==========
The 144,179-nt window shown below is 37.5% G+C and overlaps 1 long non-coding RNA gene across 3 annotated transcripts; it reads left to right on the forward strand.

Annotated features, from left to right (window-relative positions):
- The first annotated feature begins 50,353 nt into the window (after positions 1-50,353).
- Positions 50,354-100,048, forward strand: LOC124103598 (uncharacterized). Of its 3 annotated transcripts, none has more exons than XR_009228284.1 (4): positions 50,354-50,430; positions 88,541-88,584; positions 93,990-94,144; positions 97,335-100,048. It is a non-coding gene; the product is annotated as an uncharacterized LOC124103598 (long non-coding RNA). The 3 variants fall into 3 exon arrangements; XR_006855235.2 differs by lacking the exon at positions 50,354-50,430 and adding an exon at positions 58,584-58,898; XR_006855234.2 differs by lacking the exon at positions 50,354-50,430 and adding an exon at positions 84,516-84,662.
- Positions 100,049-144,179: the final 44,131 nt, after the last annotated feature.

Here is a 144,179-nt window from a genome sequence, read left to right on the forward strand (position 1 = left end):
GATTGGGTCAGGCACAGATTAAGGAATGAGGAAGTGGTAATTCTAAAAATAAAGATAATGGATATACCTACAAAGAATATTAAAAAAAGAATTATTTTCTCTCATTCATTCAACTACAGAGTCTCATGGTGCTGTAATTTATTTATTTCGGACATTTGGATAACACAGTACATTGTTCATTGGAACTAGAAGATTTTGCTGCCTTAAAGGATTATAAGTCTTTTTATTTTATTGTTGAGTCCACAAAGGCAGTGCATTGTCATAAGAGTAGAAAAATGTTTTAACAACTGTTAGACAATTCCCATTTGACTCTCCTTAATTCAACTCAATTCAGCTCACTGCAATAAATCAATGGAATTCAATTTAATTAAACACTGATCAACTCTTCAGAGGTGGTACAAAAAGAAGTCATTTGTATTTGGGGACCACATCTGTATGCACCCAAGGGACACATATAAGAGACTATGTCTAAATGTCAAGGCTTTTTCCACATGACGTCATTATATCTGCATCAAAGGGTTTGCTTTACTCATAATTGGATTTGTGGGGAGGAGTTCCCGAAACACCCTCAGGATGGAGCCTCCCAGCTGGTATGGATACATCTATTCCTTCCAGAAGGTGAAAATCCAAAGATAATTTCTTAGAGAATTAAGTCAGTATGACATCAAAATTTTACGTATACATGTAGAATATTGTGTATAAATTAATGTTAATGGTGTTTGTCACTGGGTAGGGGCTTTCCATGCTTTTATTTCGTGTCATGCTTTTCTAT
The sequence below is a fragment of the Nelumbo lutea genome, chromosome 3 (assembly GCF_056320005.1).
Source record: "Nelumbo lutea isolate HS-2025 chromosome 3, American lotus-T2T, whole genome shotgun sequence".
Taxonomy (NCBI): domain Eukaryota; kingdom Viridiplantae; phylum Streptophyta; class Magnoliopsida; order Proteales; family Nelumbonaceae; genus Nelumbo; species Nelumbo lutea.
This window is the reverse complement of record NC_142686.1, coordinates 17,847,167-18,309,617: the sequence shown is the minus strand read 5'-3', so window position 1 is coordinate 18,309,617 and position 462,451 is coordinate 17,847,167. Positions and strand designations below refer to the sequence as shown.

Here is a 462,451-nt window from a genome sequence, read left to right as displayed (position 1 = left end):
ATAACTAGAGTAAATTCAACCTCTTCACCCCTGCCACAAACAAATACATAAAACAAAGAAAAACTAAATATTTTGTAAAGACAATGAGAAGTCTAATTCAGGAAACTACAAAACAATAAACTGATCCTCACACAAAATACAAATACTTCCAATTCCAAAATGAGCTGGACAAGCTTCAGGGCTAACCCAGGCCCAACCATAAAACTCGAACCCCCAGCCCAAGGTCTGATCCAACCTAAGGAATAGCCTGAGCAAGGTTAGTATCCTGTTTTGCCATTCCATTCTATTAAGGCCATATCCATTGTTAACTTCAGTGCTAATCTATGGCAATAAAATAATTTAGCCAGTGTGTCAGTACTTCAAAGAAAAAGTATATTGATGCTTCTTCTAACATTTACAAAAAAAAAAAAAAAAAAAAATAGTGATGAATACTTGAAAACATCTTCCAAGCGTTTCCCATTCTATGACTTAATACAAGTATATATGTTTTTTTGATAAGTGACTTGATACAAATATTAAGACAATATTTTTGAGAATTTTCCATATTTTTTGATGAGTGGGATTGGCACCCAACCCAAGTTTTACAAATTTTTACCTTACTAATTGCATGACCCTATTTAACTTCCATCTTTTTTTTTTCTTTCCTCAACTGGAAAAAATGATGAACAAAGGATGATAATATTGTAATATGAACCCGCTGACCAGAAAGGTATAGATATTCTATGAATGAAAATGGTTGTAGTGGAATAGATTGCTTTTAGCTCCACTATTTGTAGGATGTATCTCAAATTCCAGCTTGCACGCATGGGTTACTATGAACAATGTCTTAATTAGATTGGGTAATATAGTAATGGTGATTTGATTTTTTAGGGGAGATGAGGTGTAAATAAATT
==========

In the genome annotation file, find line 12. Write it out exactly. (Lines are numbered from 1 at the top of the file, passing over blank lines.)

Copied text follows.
Here is a 462,451-nt window from a genome sequence, read left to right as displayed (position 1 = left end):